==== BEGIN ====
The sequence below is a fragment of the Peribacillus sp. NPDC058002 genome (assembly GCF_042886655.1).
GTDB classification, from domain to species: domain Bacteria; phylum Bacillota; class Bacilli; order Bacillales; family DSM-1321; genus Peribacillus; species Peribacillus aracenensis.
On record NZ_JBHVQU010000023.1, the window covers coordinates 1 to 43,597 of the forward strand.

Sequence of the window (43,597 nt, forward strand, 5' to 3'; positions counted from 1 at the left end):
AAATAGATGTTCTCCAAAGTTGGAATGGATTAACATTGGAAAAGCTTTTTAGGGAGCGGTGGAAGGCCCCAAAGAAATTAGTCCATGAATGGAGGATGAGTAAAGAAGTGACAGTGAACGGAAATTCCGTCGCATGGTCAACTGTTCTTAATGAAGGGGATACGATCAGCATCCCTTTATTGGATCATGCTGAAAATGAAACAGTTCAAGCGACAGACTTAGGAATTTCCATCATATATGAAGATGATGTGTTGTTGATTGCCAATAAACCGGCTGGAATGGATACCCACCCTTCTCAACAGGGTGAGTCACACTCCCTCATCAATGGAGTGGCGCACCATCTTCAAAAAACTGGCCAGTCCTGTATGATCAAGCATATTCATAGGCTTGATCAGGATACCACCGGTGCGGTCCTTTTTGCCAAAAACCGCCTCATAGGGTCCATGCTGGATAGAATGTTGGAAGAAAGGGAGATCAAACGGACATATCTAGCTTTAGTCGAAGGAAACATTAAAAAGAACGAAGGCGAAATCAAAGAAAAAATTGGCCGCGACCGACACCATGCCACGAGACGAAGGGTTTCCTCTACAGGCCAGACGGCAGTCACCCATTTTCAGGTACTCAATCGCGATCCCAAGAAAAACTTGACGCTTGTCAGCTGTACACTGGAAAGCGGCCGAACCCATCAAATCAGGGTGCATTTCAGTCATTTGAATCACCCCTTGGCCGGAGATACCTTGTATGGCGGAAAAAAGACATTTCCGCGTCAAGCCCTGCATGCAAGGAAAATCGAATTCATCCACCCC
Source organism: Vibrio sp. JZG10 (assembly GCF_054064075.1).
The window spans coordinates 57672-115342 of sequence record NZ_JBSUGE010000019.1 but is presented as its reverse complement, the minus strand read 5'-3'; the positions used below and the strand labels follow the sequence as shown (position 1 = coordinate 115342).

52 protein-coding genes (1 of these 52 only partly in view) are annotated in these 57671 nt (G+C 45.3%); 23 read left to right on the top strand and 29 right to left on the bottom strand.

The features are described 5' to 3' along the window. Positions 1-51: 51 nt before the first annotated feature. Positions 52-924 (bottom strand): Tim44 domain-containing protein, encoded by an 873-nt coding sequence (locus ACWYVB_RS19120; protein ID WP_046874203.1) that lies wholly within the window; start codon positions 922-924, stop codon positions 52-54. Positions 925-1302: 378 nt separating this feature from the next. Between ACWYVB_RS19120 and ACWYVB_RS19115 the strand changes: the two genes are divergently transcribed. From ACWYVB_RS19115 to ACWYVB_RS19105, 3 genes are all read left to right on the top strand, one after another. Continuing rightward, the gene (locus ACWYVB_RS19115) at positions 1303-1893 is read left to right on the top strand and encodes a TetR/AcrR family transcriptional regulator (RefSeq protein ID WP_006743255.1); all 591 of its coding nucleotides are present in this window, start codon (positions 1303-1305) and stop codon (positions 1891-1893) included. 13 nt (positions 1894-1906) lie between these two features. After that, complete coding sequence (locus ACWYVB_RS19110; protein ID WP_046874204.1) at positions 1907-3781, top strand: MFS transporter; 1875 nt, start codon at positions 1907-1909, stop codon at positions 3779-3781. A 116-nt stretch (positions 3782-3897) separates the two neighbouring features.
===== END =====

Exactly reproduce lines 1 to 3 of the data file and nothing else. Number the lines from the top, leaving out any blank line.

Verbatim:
The sequence below is a fragment of the Peribacillus sp. NPDC058002 genome (assembly GCF_042886655.1).
GTDB classification, from domain to species: domain Bacteria; phylum Bacillota; class Bacilli; order Bacillales; family DSM-1321; genus Peribacillus; species Peribacillus aracenensis.
On record NZ_JBHVQU010000023.1, the window covers coordinates 1 to 43,597 of the forward strand.